Jim Chen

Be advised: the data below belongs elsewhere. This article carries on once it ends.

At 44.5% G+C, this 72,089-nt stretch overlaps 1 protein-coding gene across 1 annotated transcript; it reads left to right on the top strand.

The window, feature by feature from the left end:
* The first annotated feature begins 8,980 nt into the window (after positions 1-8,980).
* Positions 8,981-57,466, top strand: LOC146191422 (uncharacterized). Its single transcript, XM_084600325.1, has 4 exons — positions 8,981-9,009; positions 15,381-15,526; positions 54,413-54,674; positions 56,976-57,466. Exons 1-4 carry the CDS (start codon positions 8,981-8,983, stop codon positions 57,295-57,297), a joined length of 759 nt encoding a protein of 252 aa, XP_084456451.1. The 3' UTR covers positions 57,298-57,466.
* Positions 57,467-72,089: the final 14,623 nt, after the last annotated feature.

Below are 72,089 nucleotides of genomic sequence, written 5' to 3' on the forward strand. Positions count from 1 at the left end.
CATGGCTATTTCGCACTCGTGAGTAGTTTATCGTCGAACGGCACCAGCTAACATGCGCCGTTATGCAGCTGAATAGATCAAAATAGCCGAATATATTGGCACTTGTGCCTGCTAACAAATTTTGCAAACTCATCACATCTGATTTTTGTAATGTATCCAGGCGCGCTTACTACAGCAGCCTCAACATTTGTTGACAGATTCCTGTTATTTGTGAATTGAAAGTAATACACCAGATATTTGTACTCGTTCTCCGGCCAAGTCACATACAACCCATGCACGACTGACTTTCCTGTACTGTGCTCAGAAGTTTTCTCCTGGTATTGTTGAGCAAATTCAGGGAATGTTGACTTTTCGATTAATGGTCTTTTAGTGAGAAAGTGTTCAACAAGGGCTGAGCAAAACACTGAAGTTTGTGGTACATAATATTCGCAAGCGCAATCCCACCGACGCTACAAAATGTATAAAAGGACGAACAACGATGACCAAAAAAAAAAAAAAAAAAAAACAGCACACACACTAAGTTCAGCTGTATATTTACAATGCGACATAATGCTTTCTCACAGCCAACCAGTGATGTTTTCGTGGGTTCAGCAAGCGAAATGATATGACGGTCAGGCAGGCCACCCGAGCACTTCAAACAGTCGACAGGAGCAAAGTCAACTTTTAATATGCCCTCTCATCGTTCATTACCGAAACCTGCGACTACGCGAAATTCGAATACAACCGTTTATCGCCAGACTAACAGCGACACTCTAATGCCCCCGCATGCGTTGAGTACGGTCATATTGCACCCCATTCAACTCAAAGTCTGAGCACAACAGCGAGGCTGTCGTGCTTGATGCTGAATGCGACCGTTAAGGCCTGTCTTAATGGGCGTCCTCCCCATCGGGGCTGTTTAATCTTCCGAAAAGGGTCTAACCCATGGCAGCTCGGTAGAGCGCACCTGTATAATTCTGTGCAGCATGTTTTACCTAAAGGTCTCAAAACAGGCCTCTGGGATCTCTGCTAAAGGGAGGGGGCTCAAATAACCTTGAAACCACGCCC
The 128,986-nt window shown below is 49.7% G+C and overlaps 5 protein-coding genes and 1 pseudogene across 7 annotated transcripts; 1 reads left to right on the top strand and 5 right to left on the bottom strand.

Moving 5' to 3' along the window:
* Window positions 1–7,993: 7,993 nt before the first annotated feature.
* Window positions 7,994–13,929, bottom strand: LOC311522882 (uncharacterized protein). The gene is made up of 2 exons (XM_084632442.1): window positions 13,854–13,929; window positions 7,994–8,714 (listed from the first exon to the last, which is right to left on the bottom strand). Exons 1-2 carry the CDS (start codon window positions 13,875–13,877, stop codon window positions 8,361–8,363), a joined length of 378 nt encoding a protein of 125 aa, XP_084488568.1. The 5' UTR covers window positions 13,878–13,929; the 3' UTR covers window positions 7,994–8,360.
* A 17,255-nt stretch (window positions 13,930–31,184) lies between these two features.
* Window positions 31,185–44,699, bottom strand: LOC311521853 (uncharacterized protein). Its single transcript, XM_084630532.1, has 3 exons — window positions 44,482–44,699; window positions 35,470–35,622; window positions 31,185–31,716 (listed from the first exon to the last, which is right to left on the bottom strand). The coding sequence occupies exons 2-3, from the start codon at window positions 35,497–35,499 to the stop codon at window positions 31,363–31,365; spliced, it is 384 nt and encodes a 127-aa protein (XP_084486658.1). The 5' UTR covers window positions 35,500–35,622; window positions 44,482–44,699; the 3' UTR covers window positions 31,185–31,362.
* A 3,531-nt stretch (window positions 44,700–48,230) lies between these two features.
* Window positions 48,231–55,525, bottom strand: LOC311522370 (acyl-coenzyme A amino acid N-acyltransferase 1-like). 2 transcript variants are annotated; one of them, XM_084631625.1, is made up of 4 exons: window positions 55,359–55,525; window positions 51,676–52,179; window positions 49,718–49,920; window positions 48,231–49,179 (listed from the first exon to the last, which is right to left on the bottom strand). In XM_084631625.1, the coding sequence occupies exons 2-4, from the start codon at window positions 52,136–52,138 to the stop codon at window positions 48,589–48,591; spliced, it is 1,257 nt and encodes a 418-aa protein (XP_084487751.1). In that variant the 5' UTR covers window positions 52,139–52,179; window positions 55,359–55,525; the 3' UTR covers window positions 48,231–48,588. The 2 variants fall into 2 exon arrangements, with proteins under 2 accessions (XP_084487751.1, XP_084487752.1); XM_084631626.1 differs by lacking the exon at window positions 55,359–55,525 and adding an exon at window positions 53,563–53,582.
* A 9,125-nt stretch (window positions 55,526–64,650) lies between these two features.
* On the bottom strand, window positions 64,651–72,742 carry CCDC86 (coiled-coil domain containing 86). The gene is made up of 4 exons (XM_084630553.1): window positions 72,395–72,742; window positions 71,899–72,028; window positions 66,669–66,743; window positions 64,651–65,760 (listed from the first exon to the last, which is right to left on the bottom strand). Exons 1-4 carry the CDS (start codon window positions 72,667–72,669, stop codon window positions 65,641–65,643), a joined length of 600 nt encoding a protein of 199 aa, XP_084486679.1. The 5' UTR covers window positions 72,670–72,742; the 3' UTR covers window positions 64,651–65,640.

Ratemaking, the dreariest legal expression of the dismal science, is sexy again. Once upon a time, judicially enforced constitutional restraints on the setting of public utility rates strengthened the intellectual backbone of the Lochner era. Contemporary interest in this doctrine stems from the imposition of "the duty to interconnect, to lease unbundled network elements, and to sell services for resale" on incumbent firms in the few remaining "market segments that have natural monopoly characteristics. The Federal Communications Commission's contribution to this great legal transformation, its embattled total element long-run incremental cost rule (TELRIC), will in all likelihood be reviewed under some variant of the confiscatory ratemaking doctrine. So controversial is TELRIC that it has inspired a literature on "deregulatory takings" and a counter-literature denying the entire phenomenon. On this occasion, I do not wish so much to re-engage this debate as to entertain the combatants. I therefore offer the following anthem for our deregulatory age, a ballad "dedicated to the [law] I love." Sing along, all you who debate the notion of deregulatory takings, "And we'll have memories for company / Long after the songs are sung."

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